The Schools Design Forum (SDF) is a new initiative by the BRE Trust and the Sustainable Development Commission to progress the aims of the government's Building Schools for the Future programme. The Forum brings together leading practitioners who are committed to bringing about a change in the way sustainability is understood, delivered and shared in schools. This report captures the output from an SDF workshop held on 13 September 2006 at BRE, structured around five key questions: - Method or madness - where are we now? - Vision for the future - where would we like to be? - Indicators - how do we measure the vision? - Harnessing the power of change - turning ideas into reality - Planning for progress - how do we get there? It outlines the verbatim responses from 60 participants to the workshop programme and provides a stimulating and wide-ranging insight into how the built environment can play its part in making the learning environment more sustainable. Features / Benefits Gives an insight into the ongoing discussions by leading practitioners of the Building Schools for the Future programme. Rich source of ideas for future developments. Structured to match DfES 'doorways' framework. Informs discussions on bringing about a step change in sustainability in the education sector. Readership Architects, designers, contractors, educationalists, government and local authorities BR491 

Schools Design Forum Workshop 13 September 2006
The Schools Design Forum (SDF) is a new initiative by the BRE Trust and the Sustainable Development Commission to progress the aims of the government's Building Schools for the Future programme. The Forum brings together leading practitioners who are committed to bringing about a change in the way sustainability is understood, delivered and shared in schools. This report highlights the output from an SDF workshop held on 13 September 2006 at BRE, carefully structured to tackle the questions: - Where are we now? - Where would we like to be - How do we get there? Key findings from discussions involving 60 experts provide thought-provoking insights into how the built environment can play its part in making the learning environment more sustainable. The full verbatim responses are available in a companion publication BR491. Features / Benefits Summarises views of 60 experts from Schools Design Forum Workshop. Sets out to address key questions: Where are we now? Where would we like to be? How do we get there? Carefully structured around eight DfES educatio 'doorways'. Provides significant pointers to delivering sustainable schools. Readership Architects, designers, construction contractors, educationalists, local authorities BR492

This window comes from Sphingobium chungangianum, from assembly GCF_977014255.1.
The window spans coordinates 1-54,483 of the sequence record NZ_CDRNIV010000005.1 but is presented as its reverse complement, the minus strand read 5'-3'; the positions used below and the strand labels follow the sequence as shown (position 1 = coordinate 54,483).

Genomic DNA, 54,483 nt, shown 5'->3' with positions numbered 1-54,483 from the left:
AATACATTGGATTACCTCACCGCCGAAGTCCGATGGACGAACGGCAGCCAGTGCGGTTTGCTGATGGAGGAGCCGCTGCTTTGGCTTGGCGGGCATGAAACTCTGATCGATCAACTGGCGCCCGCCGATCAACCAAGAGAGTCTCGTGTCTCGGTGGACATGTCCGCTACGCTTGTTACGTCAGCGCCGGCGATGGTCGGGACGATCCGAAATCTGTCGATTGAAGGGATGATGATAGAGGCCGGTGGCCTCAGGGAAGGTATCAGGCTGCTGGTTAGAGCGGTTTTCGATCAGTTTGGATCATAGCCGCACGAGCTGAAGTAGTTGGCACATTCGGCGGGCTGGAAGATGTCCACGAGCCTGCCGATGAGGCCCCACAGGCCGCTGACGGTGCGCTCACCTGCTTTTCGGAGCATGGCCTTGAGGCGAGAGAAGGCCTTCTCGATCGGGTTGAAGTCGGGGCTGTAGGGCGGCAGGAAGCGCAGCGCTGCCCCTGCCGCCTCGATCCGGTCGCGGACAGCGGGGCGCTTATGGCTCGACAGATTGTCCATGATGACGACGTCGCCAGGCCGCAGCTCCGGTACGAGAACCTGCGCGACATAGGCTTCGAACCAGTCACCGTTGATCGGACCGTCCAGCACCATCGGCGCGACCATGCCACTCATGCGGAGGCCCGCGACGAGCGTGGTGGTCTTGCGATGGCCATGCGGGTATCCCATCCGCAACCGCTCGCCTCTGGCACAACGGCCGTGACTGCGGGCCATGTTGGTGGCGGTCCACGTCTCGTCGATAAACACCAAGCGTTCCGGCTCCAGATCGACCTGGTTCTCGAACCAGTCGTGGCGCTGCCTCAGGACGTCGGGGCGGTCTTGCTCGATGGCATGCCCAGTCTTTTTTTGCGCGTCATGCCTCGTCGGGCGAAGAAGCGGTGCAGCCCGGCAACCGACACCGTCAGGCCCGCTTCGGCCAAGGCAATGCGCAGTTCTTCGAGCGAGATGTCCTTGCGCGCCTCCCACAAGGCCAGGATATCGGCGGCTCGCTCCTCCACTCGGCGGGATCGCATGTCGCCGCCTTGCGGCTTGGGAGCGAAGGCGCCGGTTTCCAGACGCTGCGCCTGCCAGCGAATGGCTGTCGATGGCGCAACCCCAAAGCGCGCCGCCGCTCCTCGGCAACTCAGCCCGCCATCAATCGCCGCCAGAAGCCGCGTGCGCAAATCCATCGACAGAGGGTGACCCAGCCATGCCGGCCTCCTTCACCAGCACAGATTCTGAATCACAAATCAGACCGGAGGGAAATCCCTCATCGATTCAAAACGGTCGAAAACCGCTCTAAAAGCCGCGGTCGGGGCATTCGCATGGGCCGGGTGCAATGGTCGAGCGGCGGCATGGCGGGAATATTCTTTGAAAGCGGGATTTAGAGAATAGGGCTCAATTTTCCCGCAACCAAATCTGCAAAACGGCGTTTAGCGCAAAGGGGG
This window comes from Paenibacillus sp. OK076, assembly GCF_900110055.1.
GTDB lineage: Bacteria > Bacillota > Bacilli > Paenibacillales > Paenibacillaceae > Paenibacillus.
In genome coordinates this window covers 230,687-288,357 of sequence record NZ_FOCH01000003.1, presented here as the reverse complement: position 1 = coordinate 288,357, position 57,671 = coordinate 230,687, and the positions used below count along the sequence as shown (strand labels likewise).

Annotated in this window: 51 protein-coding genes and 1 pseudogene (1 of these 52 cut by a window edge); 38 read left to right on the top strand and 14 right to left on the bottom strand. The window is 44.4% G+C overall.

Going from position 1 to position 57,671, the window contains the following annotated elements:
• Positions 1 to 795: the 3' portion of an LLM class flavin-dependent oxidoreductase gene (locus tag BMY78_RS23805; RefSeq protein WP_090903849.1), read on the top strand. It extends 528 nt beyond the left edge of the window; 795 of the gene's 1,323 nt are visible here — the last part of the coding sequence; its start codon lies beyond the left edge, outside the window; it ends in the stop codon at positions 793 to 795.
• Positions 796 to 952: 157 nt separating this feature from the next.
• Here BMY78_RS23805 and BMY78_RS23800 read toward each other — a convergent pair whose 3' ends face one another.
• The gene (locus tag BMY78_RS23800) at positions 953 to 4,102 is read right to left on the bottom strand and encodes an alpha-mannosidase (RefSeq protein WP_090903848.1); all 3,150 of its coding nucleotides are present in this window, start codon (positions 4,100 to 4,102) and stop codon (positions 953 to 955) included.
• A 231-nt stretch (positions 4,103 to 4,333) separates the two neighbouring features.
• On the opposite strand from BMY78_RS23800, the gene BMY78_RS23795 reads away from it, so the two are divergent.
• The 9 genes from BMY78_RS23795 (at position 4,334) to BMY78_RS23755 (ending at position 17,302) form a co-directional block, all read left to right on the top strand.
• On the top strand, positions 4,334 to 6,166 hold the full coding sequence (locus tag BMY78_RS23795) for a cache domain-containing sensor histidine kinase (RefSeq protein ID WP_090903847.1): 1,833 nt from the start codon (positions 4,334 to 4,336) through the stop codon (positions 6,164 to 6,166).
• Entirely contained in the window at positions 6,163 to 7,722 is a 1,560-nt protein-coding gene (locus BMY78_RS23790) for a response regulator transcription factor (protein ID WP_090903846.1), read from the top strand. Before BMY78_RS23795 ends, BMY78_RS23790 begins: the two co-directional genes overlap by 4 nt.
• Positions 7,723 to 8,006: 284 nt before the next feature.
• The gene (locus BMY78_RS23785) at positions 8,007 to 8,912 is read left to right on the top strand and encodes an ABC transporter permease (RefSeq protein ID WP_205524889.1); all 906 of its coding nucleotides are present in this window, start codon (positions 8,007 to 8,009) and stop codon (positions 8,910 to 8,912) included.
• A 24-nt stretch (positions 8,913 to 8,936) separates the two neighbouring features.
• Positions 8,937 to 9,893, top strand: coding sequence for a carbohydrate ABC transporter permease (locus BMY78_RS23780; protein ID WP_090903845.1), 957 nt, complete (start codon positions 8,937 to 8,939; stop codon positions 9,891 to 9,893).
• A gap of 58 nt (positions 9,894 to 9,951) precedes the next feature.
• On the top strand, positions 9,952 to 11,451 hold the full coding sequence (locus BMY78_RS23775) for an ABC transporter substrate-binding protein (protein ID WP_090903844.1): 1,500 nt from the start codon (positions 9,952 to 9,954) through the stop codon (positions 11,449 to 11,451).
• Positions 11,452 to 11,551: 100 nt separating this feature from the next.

Timber frame dwellings. Conservation of fuel and power: AD L1A guidelines
This Digest explains how the requirements of the building regulations for conservation of fuel and power may be satisfied for a new dwelling built with timber frame construction. It provides guidance on the relevant regulations, showing various approaches to compliance, together with four worked examples involving timber frame build solutions. Seventeen examples of timber frame wall, roof and floor constructions show how suitable U-values may be achieved for a variety of timber frame constructions. It is written for the timber frame industry, and for designers, architects and builders who may be considering using timber frame, and for enforcers of the regulations who are assessing applications. The new Part L of the Building Regulations that came into effect in April 2006 is markedly different from the previous regulations in their criteria for compliance. This fully revised edition of Special Digest 2 will enable designers to align their designs with the new Regulations simply and effectively. It replaces the 2002 edition of Special Digest 2. SD2 

Using experience and publications in building design
Based on a study of live architectural practices, this paper describes how designers work, how they use experience and publications, and how they learn through practice. A checklist for individual designers recommends how to make better use of experience and publications. IP13/85 

40 Under 40
 EP66 

A risk assessment procedure for health and safety in buidlings
This report describes the development of a procedure for the comparative evaluation of the health and safety risks associated with various aspects of buildings. BR402 

An introduction to building with Structural Insulated Panels (SIPs)
Structural Insulated Panels (SIPs) are a modern method of construction and are becoming increasingly popular as they are light, strong and versatile, thermally efficient and have low air leakage, able to be erected by a fast and predictable construction process. In most applications, SIPs are used as primary loadbearing components. This Information Paper gives information and advice on the design, construction and performance of the generic form of SIPs used primarily for domestic and light industrial construction. It also addresses conformity assessment, purchasing, insurance and other issues. IP13/04